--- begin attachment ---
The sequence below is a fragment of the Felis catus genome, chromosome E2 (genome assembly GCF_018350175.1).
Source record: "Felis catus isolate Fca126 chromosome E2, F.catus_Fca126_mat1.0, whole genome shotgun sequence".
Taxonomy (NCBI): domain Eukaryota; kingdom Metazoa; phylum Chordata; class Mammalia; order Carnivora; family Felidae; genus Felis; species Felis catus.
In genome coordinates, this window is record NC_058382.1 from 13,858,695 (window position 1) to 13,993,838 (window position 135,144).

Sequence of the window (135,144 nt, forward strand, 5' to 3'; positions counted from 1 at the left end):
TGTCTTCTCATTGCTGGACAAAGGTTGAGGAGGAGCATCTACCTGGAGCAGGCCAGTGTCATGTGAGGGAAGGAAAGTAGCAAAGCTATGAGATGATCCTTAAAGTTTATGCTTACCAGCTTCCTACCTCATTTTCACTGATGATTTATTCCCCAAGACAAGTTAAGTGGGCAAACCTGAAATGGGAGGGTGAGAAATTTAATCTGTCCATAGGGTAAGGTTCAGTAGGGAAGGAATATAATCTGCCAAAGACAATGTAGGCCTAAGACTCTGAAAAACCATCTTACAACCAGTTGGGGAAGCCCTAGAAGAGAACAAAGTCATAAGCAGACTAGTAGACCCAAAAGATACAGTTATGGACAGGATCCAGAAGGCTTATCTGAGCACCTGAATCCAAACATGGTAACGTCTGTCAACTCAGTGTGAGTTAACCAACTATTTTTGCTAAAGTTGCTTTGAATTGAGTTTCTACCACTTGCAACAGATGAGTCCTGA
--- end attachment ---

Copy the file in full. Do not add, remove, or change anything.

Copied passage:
The sequence below is a fragment of the Felis catus genome, chromosome E2 (genome assembly GCF_018350175.1).
Source record: "Felis catus isolate Fca126 chromosome E2, F.catus_Fca126_mat1.0, whole genome shotgun sequence".
Taxonomy (NCBI): domain Eukaryota; kingdom Metazoa; phylum Chordata; class Mammalia; order Carnivora; family Felidae; genus Felis; species Felis catus.
In genome coordinates, this window is record NC_058382.1 from 13,858,695 (window position 1) to 13,993,838 (window position 135,144).

Sequence of the window (135,144 nt, forward strand, 5' to 3'; positions counted from 1 at the left end):
TGTCTTCTCATTGCTGGACAAAGGTTGAGGAGGAGCATCTACCTGGAGCAGGCCAGTGTCATGTGAGGGAAGGAAAGTAGCAAAGCTATGAGATGATCCTTAAAGTTTATGCTTACCAGCTTCCTACCTCATTTTCACTGATGATTTATTCCCCAAGACAAGTTAAGTGGGCAAACCTGAAATGGGAGGGTGAGAAATTTAATCTGTCCATAGGGTAAGGTTCAGTAGGGAAGGAATATAATCTGCCAAAGACAATGTAGGCCTAAGACTCTGAAAAACCATCTTACAACCAGTTGGGGAAGCCCTAGAAGAGAACAAAGTCATAAGCAGACTAGTAGACCCAAAAGATACAGTTATGGACAGGATCCAGAAGGCTTATCTGAGCACCTGAATCCAAACATGGTAACGTCTGTCAACTCAGTGTGAGTTAACCAACTATTTTTGCTAAAGTTGCTTTGAATTGAGTTTCTACCACTTGCAACAGATGAGTCCTGA